Why are Small States a Security Concern in the Asia-Pacific?

Joanne Wallis

    Research output: Chapter in Book/Report/Conference proceedingChapter

    Abstract

    While security studies has traditionally focused on 'great' and 'middle' powers, this chapter examines the concept of 'small states'. It begins by considering the contested definition of a 'small state', with popular measures based on the size of a state's population, economic indicators, and military capacity. The chapter then proposes a definition of a small state and identifies the small states in the Asia-Pacific. It also identifies a subcategory of 'microstates' which tend to experience particular vulnerabilities that differentiate them from other small states. The chapter concludes by applying the security studies theories discussed in the book's introduction to small states in order to consider how they pursue their security. Applying these theories to small states can tell us interesting things about how states use their relative capabilities to undertake action and to influence other states in the region.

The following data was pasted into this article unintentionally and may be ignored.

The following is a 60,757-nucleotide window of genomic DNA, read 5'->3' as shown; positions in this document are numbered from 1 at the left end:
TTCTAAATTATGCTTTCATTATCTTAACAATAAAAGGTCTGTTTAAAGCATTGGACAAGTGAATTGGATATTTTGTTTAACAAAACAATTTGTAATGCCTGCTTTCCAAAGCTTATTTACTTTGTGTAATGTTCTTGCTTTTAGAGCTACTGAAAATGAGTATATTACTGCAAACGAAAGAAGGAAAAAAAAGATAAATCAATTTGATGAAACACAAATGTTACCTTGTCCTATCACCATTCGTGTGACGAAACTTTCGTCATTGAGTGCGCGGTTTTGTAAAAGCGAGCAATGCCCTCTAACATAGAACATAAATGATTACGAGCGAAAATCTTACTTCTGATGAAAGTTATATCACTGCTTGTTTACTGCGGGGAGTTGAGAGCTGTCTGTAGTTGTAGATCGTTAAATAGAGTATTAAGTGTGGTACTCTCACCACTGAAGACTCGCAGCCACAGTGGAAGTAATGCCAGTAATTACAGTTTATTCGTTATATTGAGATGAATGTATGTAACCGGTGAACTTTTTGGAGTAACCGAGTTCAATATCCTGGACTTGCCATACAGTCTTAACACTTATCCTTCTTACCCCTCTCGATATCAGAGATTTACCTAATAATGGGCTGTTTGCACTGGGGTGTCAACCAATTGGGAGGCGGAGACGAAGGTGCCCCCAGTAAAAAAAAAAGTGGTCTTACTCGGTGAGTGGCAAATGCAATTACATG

Original languageEnglish
    Title of host publicationAsia-Pacific Security: An Introduction
    Editors Joanne Wallis and Andrew Carr
    Place of PublicationWashington, DC, USA
    PublisherGeorgetown University Press
    Pages103-119
    Edition1st
    ISBN (Print)9781626163447
    Publication statusPublished - 2016

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